Here is the link to the tutorial from The Creamer Chronicles that I used and found the link to the pattern for the fabric part.

I didn't use buttons on mine as I didn't have any hand that really went well with the fabric so I used Velcro instead.  I did use one layer of flannel on the inside to help give the fabric part some added shape.  Others on Pinterest have suggested interfacing to give it a little extra shape.

If you make some, I would love to see them!  I plan on making more to keep on hand for hostess gifts.

Tuesday, February 28, 2017

Help! My Sewing Machine Is Sewing By Itself!

About 10 years ago, I purchased a Janome sewing machine (DC 3050). It was my very first computerized sewing machine and I loved her!  She was so quiet and had so many stitches...I was in heaven.


A couple of years after I had the machine, the machine would literally sew on its own after I had taken my foot off from the pedal. I would be sewing along and then it would just keep on stitching after I would stop pressing on the pedal. It was a little frightening as I thought she was seriously broken and I had to turn off the machine to make it stop. So of course, I consulted with Google.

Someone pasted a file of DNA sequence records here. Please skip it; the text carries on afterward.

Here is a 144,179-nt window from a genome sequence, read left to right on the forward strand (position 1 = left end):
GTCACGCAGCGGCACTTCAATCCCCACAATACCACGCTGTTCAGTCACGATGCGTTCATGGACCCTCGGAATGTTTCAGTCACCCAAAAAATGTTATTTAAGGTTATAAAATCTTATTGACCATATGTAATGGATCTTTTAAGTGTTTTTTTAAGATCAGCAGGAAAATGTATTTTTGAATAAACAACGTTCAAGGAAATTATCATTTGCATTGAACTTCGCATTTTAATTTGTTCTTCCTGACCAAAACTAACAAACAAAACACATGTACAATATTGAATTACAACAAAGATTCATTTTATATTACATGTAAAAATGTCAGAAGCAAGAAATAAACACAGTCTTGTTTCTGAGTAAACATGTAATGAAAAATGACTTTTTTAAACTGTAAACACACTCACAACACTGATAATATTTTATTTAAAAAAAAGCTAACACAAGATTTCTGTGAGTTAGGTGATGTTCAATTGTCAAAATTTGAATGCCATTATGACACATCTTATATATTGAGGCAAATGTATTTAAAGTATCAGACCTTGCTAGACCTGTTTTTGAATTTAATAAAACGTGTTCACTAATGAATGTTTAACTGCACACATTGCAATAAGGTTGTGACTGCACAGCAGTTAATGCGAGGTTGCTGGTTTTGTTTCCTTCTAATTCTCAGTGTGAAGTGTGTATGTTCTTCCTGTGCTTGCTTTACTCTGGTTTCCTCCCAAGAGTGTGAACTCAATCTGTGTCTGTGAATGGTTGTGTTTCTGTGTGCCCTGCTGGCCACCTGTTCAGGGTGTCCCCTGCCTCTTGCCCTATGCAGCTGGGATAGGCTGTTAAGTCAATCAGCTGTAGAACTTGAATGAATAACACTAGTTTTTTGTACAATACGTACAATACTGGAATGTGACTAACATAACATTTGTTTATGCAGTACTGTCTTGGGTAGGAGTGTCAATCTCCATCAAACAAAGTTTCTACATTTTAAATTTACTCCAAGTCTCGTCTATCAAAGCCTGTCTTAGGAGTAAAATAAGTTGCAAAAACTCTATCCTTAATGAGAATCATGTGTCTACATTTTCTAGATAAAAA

It turns out that I was not alone. Other sewers had reported the SAME thing!  Here is what I discovered. First, you need to know that this machine has a pedal that is ALL METAL. Most pedals nowadays (even my sewing/embroidery machine combo) have plastic pedals. I have never had this happen with them.

Basically what was happening was that there was a build up of static electricity in the pedal that was causing this phenomenon to happen. I am not sure if it is because the pedal is on carpet or because I always wear socks when I sew or what but that is what was happening. I found another person on the internet who gave a solution that has helped me and so I wanted to post it again to maybe help someone else in this situation.

Here is what you need: your pedal, a tool kit with small screwdrivers, and a pencil with a rubber eraser.

  



First things first, UNPLUG YOUR FOOT PEDAL FROM YOUR SEWING MACHINE.  Yes, it is worth mentioning as it would not be wise to go through the steps in this tutorial with it plugged into a power source.  Thank you, Susan M., for catching that!

Next, see that little screw at the base of the pedal?  Go ahead and unscrew that.  Choose the right screwdriver for the size screw so that you don't strip it.  Ask me how I know, lol.



Go ahead and take the cover off from the pedal.  My pedal only has two parts that come apart at this point.  If you are afraid that you won't remember how yours goes back together, take pictures with your cell phone as you work to help you remember later on.